Liters and Liters

We spent the weekend with our Munich friends Dennis and Paulina who will get married in Sao Paulo in November. On Saturday we went to the Oktoberfest grounds about the time it opened. Fireworks at noon, the moment the mayor taps the keg, somewhere in the crowd. The newspapers said it took him two whacks with whatever ceremonial Gold-spike hammer he uses.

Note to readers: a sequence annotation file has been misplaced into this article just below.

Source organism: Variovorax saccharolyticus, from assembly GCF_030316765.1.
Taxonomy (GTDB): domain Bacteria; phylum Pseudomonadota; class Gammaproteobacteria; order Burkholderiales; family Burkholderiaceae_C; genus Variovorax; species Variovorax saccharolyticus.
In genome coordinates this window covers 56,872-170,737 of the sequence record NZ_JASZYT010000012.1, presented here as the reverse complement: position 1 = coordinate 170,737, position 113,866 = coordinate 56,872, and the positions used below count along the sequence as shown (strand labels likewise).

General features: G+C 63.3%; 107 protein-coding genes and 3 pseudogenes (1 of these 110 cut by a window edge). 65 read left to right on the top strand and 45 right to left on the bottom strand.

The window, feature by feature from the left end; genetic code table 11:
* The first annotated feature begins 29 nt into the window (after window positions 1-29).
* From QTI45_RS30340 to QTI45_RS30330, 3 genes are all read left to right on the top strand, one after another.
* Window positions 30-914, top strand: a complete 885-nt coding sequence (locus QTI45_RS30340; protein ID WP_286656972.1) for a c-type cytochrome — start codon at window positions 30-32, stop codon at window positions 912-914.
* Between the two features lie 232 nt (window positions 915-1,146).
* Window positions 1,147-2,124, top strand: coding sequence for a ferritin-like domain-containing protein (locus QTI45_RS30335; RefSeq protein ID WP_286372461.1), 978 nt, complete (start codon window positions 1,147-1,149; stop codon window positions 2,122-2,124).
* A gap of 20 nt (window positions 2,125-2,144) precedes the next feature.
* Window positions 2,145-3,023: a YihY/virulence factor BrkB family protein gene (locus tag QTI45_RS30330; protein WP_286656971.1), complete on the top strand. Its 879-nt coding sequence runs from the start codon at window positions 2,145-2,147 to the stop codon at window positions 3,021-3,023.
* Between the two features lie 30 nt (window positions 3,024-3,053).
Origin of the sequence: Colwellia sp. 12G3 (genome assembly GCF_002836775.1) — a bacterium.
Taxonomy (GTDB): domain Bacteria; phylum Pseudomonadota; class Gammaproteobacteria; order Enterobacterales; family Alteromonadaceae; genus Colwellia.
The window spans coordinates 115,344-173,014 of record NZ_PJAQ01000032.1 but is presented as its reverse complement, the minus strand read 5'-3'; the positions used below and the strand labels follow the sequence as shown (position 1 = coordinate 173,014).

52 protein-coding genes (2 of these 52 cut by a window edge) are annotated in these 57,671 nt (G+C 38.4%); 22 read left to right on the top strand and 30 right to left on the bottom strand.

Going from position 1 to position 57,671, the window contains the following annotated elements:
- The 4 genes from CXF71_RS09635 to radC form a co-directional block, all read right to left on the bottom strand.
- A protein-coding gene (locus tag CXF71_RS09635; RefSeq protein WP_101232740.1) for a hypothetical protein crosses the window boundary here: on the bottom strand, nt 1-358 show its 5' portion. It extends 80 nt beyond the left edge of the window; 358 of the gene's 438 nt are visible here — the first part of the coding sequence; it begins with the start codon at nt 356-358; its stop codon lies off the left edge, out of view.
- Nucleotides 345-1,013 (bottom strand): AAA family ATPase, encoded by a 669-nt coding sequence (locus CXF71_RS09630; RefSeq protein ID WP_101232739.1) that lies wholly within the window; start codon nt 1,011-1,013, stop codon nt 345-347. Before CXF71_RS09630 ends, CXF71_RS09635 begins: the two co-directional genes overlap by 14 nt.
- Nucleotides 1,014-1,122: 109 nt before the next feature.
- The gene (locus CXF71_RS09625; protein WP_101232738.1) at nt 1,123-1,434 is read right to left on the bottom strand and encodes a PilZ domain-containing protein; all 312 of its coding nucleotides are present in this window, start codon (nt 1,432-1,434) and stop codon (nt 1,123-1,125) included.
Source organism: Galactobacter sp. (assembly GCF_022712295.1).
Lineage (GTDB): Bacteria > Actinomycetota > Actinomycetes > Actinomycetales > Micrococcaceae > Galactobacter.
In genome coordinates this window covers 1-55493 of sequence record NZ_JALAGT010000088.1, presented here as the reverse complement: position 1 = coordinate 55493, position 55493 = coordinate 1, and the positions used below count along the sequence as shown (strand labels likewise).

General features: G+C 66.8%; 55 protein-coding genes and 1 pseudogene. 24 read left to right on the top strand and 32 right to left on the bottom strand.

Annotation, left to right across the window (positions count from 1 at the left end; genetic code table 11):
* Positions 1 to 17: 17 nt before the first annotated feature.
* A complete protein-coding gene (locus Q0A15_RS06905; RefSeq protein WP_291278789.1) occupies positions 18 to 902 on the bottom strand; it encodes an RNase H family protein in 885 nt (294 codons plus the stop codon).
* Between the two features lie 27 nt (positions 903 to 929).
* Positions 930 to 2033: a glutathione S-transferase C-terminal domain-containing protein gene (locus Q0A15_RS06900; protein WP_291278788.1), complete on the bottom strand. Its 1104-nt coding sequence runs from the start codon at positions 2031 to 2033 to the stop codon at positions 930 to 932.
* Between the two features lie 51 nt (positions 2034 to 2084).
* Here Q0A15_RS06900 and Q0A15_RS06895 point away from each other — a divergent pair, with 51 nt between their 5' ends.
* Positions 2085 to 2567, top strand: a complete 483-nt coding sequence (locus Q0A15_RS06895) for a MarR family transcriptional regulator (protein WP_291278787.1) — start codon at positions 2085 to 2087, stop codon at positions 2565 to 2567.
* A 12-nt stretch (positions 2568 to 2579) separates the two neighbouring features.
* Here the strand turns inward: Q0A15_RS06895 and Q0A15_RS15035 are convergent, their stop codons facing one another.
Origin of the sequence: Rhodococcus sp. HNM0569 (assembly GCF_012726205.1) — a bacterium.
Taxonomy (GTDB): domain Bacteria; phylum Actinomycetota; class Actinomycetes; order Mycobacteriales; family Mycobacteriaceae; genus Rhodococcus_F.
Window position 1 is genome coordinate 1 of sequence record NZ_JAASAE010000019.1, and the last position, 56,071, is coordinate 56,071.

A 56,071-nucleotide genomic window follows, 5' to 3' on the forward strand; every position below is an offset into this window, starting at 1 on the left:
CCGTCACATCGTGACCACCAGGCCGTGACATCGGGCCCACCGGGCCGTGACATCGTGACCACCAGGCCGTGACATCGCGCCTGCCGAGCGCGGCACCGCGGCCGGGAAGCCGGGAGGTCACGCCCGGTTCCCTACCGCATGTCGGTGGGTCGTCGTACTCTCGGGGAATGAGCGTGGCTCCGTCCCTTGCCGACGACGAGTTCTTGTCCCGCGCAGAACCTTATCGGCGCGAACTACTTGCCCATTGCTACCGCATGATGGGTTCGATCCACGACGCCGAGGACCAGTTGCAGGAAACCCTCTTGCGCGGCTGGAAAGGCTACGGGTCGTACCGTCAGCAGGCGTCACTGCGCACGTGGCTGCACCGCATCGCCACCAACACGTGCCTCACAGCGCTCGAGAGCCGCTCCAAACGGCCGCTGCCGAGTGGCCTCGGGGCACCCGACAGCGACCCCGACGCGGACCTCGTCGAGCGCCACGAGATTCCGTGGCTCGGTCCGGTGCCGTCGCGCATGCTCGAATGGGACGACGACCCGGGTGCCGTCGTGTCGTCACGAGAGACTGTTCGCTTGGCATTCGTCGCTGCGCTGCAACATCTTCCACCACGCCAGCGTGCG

There were horse-drawn carriages, one for each beer company, which had been parading; we saw them exit as we entered. Oktoberfest was much more of a costume event than I expected. Many men wore lederhosen, much of it cutely embroidered, and checked shirts which I had no idea were a Bavarian thing. Women wore dresses called dirndls, definitely cleavage-friendly. Dennis said it wasn’t always that way, that the costumes really started happening much more about ten years ago. Another thing that immediately struck me when we entered is that there were lots of big modern rides: roller coasters, a drop tower, whirly things, etc. I guess they must be more fun when you are really drunk, in the way that a stomach pump is fun. When I went to Oktoberfest in 1978, I think I sat at a table outside and drank. No one told me that the real action happens inside the enormous tents, where there are bands, and much more massive concentrations of humanity. We went into some tents, but an unfortunate consequence of our arrival time was that all the tents were full, and everyone there had just started drinking. So there was no place to sit, and no turnover creating places to sit. We tried two or three tents; at one tent Ray and I were turned away for not wearing Bavarian garb, though I think the guy was suggesting we could try another door. That miffed me a bit, but whatever.